Guidelines based on evidence or expert opinion, even when available, seem to be followed only occasionally. What do pediatricians do in practice with screening UAs?
Pediatricians’ screening urinalysis practices. J Pediatr 147:362-5, 2005 doi: 10.1016/j.peds.2005.05.009
This survey study examined the self-reported practices of general pediatricians in the US at a time when UA was recommended at 2 ages: start of school, ~5 years old, and sexually active adolescents. They asked when all asymptomatic children seen in the practice were screened at least once with the following choices:
- Infancy (<1 year of age)
- Early childhood (1 to 5 years of age)
- Late childhood (5 to 12 years of age)
- Adolescence (12 to 20 years of age)
Yes, they included the only definitely recommended age in two choices in their survey (why didn’t someone see this ahead of time?). The majority of responders (78%) screened at least once, with 58% screening more than one age group, leading to the following results:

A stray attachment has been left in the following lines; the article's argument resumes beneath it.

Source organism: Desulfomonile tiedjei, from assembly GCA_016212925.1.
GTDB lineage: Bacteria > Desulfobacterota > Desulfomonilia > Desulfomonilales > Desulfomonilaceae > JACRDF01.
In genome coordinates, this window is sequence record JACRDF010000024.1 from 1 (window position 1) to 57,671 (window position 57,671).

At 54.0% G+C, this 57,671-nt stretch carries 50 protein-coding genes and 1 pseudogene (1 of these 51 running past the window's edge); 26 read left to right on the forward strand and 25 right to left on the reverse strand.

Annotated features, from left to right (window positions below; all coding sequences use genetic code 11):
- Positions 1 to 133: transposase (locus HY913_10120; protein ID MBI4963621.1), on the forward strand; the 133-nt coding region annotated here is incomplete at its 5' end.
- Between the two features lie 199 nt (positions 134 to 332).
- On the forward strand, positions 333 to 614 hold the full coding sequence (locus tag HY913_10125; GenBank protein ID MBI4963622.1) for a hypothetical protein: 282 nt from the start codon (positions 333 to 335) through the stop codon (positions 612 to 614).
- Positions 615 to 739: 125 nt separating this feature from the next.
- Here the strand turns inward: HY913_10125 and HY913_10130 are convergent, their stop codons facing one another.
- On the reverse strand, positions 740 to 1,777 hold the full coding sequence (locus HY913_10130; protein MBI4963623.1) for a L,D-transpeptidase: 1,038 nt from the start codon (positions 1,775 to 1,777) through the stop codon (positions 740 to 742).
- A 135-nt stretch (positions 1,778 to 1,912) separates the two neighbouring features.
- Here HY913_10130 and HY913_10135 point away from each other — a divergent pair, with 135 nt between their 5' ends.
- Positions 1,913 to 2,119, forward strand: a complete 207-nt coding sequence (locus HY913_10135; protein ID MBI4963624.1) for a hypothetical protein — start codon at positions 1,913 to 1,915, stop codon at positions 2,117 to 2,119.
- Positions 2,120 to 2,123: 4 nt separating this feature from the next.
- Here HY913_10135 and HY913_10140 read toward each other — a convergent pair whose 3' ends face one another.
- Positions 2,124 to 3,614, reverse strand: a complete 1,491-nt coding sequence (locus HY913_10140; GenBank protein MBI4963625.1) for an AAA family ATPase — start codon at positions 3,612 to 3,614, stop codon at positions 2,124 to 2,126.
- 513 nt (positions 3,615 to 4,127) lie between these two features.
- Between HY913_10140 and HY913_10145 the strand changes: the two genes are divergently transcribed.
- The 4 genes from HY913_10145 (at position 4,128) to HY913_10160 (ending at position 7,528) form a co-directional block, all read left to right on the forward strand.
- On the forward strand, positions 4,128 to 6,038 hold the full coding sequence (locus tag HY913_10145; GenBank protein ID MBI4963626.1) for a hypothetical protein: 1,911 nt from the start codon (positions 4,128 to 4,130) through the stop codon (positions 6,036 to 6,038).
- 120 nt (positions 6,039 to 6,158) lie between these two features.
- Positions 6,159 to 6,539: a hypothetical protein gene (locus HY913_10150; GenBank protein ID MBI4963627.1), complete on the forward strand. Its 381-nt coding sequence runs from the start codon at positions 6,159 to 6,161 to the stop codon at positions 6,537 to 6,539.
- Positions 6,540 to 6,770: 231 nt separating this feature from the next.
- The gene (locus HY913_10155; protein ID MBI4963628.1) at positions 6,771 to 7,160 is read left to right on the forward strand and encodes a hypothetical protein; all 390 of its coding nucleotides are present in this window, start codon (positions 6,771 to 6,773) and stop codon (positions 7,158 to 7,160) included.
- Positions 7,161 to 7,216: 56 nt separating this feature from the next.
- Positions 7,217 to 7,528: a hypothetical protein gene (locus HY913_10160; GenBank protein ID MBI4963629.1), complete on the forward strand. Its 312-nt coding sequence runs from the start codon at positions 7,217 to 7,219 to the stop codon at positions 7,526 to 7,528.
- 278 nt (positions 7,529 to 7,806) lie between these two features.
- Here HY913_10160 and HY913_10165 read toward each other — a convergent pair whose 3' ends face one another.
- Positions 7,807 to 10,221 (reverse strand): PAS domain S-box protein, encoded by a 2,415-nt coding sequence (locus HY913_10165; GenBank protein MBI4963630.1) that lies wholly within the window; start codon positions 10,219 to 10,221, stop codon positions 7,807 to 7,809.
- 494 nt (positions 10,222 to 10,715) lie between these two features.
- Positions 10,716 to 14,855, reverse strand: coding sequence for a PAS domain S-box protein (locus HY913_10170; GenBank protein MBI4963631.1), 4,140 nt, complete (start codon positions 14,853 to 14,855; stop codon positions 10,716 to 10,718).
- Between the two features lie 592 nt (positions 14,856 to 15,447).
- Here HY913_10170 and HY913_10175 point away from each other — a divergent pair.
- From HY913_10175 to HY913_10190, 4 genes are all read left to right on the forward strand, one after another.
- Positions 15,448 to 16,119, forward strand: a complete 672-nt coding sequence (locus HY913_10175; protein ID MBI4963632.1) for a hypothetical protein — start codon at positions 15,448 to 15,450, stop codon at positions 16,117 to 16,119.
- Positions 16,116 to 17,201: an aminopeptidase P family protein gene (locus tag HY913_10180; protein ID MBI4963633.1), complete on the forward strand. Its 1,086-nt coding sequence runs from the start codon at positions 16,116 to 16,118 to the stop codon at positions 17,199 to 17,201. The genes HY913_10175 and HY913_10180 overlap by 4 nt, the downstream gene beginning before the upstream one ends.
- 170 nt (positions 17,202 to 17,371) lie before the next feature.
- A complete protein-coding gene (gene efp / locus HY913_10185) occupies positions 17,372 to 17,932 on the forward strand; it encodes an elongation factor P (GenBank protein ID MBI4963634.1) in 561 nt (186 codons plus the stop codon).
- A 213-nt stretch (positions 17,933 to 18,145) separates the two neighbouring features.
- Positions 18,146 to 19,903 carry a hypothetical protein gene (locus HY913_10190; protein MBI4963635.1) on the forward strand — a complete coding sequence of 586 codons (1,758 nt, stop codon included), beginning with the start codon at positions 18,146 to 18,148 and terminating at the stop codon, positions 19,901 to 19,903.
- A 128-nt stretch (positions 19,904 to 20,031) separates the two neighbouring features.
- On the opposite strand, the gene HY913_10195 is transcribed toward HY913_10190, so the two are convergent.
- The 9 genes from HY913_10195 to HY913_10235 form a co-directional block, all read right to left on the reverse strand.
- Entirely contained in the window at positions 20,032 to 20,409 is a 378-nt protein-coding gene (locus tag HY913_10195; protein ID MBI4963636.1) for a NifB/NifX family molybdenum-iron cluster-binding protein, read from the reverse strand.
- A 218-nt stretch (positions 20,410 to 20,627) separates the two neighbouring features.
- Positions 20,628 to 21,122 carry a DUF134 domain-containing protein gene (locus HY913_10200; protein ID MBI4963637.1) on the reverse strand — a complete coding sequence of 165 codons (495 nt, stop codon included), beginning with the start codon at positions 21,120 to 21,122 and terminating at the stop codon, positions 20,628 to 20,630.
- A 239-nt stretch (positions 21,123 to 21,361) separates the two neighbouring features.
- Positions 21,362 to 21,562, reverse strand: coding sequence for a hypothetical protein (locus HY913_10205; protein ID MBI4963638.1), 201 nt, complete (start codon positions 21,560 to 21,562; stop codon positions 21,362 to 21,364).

- Infancy 9%
- Early childhood 60%
- Late childhood 55%
- Adolescence 58%
Pediatricians reported that they felt this screening benefitted the children and their overall health. Beyond that, the survey did not attempt to elucidate the rationale for practices identified. Were physicians unaware of changes in guidelines?
What is the downside of screening so many, so often? Next up we will look at the costs of this practice.